As I write this, I have read a whole 78 books this year and am currently on book 79, which is one more than last year already. With 3 weeks left to the year, 2 of which I am actually off work, then I fully expect the book tally to increase but am not going to pressure myself… No, that comes next year with my 50 Orenda books by my 50th birthday challenge that some of you may or may not have already read about. So, what books have stood out for me this year…? Well, if I am honest, there are quite a few but here are the top 10:
1. Death in the East by Abir Mukherjee – This one was an easy pick. I may be a little bit of a fan of the Sam Wyndham series and had been waiting all year for this to come out. There may have even been a little happy dance when I got my hands on a copy. I love history and this slice of historical fiction is just brilliant, taking you back to the time of British rule in India.
2. Block 46 by Johana Gustawsson – I had been dying to read this since it was published, in fact it was my determination to read it that helped spark the idea for the Year of Orenda books that will appear on this blog. With the timelines going between the present day and life in a concentration camp it can be brutal at times, but it also has a personal connection to the author and it is this that makes it just that little bit special.
3. The Sound of her Voice by Nathan Blackwell – This is the debut novel for the New Zealand author and boy is it exciting. Having heard him talk at Newcastle Noir, I just knew I had to read this book. The subject matter may not be for everyone but it is still very compelling. With the story spanning 20 years and shows real struggles in solving cases and the impact it can have on those investigating them, it is definitely one that should be on your reading list.
4. Worst Case Scenario by Helen Fitzgerald – After several messages from my sister telling me I needed to read it, I literally stopped what I was doing to read this book and finished it in a day. Despite the fact there were murders taking place, this book had me howling at times as I identified with the main character…. Yes, I am a serial flex offender.
5. A House of Ghosts by W.C Ryan – I was given a copy of this book last year by my sister as a Jolabokaflod (Icelandic Christmas Eve) present so had been on my TBR pile since then. This is a brilliantly written book that actually harks back to the era of Agatha Christie and definitely worth picking up.
6. The Way of All Flesh by Ambrose Parry – This was the debut novel by husband and wife writing team Chris Brookmyre and Marisa Haetzman. Set in Edinburgh in 1847 you follow Will Raven and Sarah Fisher as they try to uncover who is responsible for the deaths of several women against the backdrop of medicine of that time. All I can say is am soooo glad they have made so many advances when it comes to dealing with childbirth.
7. The Librarian of Auschwitz by Antonio Iturbe – I will admit that I have a fascination with Auschwitz as I have never truly understood how human beings can do such things to fellow human beings, all out of what was essentially fear. This book is based on the life of Dita Kraus and her role in the childrens block in the camp as the keeper of the underground library. It is certainly part of the camp’s history I had never heard of before but is still harrowing to read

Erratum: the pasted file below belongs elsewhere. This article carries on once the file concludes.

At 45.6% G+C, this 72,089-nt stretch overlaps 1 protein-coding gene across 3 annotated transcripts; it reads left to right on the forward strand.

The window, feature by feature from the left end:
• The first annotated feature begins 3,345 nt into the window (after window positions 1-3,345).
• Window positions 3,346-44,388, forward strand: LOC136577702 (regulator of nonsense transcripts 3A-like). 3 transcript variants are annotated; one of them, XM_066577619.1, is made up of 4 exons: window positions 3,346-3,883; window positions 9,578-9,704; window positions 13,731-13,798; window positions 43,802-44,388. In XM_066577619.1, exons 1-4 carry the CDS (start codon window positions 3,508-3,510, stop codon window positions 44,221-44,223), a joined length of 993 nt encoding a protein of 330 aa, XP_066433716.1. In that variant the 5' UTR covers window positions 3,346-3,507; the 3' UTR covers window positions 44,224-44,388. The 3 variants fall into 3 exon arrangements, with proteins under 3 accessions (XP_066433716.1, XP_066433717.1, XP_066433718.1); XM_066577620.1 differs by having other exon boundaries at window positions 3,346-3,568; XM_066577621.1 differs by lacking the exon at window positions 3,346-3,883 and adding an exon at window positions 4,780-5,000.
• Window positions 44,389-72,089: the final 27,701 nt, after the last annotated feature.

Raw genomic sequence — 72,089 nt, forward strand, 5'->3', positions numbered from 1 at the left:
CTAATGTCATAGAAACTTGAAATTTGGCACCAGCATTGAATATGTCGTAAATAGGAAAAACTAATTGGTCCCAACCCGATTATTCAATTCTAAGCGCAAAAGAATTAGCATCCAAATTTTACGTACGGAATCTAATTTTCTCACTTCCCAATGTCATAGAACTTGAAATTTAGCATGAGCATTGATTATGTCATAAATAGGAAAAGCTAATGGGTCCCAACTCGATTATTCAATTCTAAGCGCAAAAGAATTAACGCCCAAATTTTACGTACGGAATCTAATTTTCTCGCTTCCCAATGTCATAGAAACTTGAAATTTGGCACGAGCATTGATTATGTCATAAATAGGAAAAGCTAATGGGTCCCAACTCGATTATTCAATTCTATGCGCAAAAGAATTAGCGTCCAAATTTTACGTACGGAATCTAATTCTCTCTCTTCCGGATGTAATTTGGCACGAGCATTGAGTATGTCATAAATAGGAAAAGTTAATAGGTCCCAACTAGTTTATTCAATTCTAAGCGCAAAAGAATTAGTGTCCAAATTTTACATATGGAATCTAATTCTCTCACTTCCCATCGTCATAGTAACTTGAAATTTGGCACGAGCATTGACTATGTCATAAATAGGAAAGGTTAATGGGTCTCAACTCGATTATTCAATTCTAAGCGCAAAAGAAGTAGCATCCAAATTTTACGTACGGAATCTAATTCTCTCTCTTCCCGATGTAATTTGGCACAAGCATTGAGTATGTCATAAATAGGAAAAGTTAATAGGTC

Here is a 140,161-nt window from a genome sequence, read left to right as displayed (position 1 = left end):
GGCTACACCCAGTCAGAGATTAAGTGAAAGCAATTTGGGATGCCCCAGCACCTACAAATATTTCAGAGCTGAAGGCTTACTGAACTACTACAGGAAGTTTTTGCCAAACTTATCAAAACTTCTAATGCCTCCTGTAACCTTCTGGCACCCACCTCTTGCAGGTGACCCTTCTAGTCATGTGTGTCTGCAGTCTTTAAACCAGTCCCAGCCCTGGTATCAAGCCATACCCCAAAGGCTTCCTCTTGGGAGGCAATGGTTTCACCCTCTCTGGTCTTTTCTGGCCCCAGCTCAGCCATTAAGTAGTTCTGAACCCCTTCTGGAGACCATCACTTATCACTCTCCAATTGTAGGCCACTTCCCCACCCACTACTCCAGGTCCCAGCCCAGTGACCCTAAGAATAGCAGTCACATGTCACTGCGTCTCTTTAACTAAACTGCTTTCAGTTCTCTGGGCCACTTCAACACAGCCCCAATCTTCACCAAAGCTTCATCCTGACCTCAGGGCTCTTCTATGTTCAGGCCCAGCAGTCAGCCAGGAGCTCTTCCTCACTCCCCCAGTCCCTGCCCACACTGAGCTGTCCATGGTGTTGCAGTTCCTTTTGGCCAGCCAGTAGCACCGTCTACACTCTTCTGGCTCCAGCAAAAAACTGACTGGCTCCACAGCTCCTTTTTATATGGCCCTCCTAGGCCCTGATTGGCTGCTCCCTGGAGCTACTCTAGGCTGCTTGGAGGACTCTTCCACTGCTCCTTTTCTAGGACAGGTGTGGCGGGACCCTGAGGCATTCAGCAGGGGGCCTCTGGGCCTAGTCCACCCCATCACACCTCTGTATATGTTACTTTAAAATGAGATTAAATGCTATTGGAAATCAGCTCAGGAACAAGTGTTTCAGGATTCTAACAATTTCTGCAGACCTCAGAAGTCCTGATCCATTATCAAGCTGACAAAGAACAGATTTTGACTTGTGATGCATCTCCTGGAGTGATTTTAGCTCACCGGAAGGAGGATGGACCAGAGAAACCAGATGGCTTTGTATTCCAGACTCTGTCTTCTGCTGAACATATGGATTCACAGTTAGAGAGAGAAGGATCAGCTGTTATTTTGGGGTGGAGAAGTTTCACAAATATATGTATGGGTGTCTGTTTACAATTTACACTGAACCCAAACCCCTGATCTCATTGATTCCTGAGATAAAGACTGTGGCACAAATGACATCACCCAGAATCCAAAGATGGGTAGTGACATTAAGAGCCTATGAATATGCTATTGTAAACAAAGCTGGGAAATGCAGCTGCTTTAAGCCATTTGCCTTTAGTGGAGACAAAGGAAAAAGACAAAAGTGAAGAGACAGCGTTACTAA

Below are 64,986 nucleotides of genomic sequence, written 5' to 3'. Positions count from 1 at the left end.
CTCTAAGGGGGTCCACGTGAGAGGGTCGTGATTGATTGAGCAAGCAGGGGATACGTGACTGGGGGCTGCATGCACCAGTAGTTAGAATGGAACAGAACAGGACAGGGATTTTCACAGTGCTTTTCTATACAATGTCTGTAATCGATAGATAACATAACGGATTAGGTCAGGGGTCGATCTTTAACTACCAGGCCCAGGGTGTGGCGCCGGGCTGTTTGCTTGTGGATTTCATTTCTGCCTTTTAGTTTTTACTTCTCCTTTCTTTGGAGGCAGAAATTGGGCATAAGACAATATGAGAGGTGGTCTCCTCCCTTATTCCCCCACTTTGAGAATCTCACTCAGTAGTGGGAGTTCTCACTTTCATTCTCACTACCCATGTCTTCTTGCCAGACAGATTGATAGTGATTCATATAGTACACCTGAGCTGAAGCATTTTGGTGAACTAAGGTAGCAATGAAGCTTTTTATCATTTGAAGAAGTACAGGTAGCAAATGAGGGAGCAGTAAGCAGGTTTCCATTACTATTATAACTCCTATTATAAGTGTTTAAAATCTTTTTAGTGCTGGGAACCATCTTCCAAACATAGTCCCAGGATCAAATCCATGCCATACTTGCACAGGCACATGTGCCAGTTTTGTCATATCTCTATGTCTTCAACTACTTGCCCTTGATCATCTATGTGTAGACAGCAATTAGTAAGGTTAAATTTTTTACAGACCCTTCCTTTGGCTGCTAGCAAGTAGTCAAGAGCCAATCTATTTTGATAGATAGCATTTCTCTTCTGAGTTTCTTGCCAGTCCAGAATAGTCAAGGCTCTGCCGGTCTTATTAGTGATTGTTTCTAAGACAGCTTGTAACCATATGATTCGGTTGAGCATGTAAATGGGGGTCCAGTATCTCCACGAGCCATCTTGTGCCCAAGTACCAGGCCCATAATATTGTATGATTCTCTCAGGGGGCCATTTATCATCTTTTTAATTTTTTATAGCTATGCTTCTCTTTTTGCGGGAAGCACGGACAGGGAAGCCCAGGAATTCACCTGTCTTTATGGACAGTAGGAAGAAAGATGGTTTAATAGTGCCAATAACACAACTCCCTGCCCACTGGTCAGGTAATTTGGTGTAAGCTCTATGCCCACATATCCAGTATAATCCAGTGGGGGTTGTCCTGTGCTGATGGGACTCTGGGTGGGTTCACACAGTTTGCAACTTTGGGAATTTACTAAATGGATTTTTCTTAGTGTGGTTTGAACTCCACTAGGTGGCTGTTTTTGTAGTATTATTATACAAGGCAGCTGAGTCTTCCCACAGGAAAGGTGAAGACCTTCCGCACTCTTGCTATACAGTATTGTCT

8. The Childrens Block by Otto B Kraus – Written by the husband of Dita Kraus (whose story is told in The Librarian of Auschwitz) it gives an account of the life in the childrens block. I will admit that the forward by Dita actually had me blubbing as she told of how she planned to go and visit his grave to tell him about how his story was going to be translated to English in the hope that he would hear her.
9. Dead Inside by Noelle Holton – This is Noelle’s debut novel and she is certainly an author to watch. This first book pulls no punches in its subject matter or the realities of life as a probation officer. I flew through this book in a day and am really looking forward to the next book in the series.
10. Thunder Bay by Douglas Skelton – Slow reader that I am, once again I was a little late to the party on reading this but it was worth the wait. Having listened to this author talk at a few book festivals, I did have to smile as I tried to match his personality against his writing. This book is dark and the ending was not what I expected but boy did I enjoy reading it.
So that’s my top 10 but there are some authors that I would also recommend as they produce books that are always at the top of my preorder list as soon as I know they are available and no I don’t even read the blurb – Angela Marsons, LJ Ross, James Oswald, Rachel Amphlett, Patricia Furstenberg and absolutely anything written by authors published by Orenda Books.
What’s in my plan for 2020??? Well I have the awesome challenge of reading 50 Orenda Titles by my 50th birthday in December and I also plan on catching up with the series written by the following authors – LJ Ross, Angela Marsons, James Oswald, Stuart MacBride to name but a few. Below are some other books that will be heading to the top of my TBR pile time permitting (well sleep is overrated anyway isn’t it?)
- Her Last Breath by Alison Belsham
- The Art of Dying by Ambrose Parry
- The Six by Luca Veste
- Blood Orange by Harriet Tyce
- The Memory Wood by Sam Lloyd
- Nine Elms by Robert Bryndza
- The Lying Room by Nicci French
- Blood and Sugar by Laura Shepherd Robinson
- The Seven Deaths of Evelyn Hardcastle by Stuart Turton
- Thirteen by Steve Cavanagh
So with my plans to up my reading game made public there is no going back now. I love the book world I really do and I am grateful to my sister for dragging me back into it but boy, with all the fabulous titles out there, I seriously need a lottery win so I can give up working and become a full time reader.
Happy reading everyone.